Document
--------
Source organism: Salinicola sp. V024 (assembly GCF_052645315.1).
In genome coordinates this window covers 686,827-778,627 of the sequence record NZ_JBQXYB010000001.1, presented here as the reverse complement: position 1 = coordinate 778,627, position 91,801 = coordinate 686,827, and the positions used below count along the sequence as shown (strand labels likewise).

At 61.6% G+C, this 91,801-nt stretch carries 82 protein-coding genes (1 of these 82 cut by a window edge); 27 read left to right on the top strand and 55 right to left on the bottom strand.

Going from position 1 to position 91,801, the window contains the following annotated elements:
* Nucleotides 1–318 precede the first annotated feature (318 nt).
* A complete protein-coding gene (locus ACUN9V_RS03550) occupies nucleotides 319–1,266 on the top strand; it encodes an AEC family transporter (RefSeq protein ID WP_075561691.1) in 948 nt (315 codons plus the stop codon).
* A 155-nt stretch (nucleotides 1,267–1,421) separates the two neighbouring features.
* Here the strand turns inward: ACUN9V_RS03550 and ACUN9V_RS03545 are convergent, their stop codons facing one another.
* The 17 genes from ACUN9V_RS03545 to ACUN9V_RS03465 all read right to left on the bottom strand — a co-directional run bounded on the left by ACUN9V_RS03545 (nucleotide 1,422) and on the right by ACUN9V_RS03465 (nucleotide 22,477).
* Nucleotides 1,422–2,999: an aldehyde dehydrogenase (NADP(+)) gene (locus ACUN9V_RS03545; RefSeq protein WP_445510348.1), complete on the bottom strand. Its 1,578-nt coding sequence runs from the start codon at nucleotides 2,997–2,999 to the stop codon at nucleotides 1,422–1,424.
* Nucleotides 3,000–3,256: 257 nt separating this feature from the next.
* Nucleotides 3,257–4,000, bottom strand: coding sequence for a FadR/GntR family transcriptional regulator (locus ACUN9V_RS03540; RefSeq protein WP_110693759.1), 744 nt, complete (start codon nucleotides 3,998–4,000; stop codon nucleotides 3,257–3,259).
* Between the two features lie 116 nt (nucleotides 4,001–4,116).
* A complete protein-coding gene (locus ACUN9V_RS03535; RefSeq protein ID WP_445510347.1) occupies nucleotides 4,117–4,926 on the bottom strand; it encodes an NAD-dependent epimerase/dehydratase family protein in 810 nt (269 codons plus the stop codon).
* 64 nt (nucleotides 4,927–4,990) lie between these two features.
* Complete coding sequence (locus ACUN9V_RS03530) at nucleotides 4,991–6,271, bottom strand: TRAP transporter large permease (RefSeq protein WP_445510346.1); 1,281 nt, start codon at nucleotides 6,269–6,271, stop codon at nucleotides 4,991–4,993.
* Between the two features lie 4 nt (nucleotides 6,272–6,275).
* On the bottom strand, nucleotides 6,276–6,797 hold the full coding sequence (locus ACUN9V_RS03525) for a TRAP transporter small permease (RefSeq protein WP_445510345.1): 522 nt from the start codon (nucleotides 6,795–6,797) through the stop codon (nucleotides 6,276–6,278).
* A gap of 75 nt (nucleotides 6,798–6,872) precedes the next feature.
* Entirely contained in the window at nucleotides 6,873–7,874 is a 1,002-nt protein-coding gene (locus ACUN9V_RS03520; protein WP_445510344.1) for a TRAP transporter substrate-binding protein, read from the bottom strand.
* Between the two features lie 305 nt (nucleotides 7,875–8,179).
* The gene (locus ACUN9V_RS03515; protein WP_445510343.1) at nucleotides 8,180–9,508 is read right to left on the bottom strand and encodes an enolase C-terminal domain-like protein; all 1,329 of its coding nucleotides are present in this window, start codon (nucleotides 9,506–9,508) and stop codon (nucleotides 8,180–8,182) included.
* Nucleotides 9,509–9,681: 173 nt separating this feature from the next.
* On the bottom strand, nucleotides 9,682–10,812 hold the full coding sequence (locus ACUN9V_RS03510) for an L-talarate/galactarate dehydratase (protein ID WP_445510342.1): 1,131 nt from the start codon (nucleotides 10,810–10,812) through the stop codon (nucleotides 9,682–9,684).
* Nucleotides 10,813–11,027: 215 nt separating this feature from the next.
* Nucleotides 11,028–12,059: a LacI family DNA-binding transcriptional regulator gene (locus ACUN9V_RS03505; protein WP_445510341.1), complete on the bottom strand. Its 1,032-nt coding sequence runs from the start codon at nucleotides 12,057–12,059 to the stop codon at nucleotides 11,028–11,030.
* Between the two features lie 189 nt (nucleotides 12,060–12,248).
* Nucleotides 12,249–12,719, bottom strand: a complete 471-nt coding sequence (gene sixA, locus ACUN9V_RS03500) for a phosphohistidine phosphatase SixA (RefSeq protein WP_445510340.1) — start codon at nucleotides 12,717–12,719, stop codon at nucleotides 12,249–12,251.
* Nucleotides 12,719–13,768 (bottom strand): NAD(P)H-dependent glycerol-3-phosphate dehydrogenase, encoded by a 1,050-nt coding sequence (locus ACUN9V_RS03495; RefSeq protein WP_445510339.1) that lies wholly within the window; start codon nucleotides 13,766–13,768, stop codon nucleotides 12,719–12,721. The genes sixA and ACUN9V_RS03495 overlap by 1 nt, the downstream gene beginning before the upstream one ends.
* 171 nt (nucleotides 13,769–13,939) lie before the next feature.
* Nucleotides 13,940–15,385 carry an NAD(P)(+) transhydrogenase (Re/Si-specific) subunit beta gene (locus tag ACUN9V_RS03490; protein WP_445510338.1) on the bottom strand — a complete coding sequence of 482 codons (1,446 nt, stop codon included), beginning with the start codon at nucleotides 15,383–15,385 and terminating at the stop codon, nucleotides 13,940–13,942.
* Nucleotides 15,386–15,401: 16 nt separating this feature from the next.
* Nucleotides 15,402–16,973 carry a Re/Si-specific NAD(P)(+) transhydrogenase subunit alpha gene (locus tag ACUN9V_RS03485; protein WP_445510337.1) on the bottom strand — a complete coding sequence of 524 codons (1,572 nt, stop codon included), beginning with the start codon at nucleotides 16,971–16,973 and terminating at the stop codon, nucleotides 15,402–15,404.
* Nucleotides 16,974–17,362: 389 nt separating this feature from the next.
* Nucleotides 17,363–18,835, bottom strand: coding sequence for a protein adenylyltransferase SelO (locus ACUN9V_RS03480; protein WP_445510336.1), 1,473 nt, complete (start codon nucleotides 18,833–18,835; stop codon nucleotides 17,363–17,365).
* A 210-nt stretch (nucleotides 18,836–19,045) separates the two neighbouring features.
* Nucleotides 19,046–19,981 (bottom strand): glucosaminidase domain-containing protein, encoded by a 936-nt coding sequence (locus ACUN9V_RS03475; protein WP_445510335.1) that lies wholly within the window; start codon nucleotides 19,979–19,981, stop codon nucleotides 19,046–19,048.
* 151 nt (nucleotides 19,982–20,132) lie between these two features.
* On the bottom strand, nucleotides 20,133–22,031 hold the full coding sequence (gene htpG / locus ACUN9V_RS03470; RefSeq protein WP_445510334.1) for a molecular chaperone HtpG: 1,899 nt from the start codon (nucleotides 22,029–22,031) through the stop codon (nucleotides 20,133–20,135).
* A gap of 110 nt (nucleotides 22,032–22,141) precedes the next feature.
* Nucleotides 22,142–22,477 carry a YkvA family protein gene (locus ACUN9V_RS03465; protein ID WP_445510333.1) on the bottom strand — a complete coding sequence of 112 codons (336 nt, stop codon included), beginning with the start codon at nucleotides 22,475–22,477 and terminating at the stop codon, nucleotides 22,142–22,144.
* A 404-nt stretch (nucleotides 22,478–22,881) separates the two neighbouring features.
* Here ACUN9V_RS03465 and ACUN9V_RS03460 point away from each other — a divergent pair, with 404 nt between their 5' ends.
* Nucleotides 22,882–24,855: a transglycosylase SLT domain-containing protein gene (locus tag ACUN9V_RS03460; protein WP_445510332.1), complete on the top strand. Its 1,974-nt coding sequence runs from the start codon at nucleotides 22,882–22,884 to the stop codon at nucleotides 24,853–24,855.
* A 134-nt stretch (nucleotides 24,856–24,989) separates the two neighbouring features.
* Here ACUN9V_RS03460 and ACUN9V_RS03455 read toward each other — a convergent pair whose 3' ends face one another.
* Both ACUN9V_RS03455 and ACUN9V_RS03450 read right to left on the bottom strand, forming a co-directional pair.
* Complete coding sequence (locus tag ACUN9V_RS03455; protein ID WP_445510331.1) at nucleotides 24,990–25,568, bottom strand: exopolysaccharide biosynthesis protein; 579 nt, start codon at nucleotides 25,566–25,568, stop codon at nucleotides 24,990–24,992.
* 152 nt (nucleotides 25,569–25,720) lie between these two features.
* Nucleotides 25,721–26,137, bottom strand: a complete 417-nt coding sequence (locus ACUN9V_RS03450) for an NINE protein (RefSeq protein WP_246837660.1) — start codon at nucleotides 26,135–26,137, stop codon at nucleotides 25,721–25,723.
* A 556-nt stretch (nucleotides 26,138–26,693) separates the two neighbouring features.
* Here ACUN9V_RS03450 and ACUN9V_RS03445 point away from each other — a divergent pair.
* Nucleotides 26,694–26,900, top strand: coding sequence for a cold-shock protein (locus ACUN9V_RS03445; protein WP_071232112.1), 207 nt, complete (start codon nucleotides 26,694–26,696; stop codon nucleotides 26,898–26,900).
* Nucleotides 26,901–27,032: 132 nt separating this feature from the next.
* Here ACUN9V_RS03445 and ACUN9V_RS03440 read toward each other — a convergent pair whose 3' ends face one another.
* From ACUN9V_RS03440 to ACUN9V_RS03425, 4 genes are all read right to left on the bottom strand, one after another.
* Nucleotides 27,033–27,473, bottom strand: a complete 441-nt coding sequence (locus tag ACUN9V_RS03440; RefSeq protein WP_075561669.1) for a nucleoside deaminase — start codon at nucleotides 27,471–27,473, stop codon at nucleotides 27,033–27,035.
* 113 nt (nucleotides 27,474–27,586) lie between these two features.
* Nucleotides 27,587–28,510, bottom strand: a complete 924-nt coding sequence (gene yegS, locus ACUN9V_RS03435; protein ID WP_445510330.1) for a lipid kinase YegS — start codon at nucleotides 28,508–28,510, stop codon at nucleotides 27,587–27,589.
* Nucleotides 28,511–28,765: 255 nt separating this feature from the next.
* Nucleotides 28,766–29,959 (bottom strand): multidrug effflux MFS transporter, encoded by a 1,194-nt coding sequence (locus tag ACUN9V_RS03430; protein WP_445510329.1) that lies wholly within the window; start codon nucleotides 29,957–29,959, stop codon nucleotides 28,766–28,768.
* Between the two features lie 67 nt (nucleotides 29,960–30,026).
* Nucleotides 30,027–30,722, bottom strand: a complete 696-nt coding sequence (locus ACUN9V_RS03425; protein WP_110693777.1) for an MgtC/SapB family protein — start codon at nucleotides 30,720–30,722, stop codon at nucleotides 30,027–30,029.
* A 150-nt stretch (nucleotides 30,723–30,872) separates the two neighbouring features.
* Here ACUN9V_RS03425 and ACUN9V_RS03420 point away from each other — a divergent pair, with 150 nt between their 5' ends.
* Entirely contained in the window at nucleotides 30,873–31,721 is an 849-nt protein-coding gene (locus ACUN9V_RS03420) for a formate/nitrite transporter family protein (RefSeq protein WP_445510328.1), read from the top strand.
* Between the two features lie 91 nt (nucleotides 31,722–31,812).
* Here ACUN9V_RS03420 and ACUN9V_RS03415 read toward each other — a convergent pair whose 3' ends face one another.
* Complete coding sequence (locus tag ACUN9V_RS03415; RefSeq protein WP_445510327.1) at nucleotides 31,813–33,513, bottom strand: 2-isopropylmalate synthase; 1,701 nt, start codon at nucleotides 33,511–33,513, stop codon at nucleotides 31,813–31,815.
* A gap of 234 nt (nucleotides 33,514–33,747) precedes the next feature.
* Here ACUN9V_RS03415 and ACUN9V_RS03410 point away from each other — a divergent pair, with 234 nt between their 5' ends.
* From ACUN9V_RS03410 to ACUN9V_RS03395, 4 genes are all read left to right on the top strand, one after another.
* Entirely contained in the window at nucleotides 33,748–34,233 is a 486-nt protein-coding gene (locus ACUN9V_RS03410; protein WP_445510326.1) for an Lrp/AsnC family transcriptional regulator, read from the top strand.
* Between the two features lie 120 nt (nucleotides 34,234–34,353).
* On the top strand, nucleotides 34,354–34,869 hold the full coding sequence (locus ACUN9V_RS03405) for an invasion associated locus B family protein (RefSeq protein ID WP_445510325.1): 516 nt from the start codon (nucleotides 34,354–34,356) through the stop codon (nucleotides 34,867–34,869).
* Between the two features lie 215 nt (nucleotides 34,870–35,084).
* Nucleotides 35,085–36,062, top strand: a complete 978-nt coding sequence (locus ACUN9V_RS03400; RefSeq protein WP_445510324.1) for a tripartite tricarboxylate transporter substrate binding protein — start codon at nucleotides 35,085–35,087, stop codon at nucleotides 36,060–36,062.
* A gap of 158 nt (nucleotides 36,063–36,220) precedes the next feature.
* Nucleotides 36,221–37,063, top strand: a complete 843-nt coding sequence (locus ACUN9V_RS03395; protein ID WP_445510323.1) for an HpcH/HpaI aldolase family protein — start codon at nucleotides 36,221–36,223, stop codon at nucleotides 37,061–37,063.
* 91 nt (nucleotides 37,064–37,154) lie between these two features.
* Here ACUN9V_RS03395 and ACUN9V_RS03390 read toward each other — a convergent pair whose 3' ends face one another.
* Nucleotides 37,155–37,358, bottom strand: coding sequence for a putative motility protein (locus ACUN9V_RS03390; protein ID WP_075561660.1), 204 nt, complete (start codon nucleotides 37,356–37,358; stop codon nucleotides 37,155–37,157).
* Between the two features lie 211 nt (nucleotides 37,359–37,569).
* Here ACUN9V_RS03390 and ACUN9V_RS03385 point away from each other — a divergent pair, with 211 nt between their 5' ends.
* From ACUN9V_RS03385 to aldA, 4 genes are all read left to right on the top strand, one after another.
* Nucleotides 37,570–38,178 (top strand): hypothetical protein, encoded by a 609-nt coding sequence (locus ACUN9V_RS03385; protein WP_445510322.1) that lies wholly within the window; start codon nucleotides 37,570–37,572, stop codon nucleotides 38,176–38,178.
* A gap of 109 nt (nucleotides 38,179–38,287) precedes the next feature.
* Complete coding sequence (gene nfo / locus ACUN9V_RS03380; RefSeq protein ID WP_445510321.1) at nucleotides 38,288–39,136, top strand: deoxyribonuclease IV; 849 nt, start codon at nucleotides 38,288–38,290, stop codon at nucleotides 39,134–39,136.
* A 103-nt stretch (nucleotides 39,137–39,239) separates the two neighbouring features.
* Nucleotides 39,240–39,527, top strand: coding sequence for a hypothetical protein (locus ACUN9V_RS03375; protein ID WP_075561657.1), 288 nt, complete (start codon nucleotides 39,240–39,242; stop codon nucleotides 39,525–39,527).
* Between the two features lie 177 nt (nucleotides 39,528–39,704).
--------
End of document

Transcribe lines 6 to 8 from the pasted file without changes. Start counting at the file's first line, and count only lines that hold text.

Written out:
* A complete protein-coding gene (locus ACUN9V_RS03550) occupies nucleotides 319–1,266 on the top strand; it encodes an AEC family transporter (RefSeq protein ID WP_075561691.1) in 948 nt (315 codons plus the stop codon).
* A 155-nt stretch (nucleotides 1,267–1,421) separates the two neighbouring features.
* Here the strand turns inward: ACUN9V_RS03550 and ACUN9V_RS03545 are convergent, their stop codons facing one another.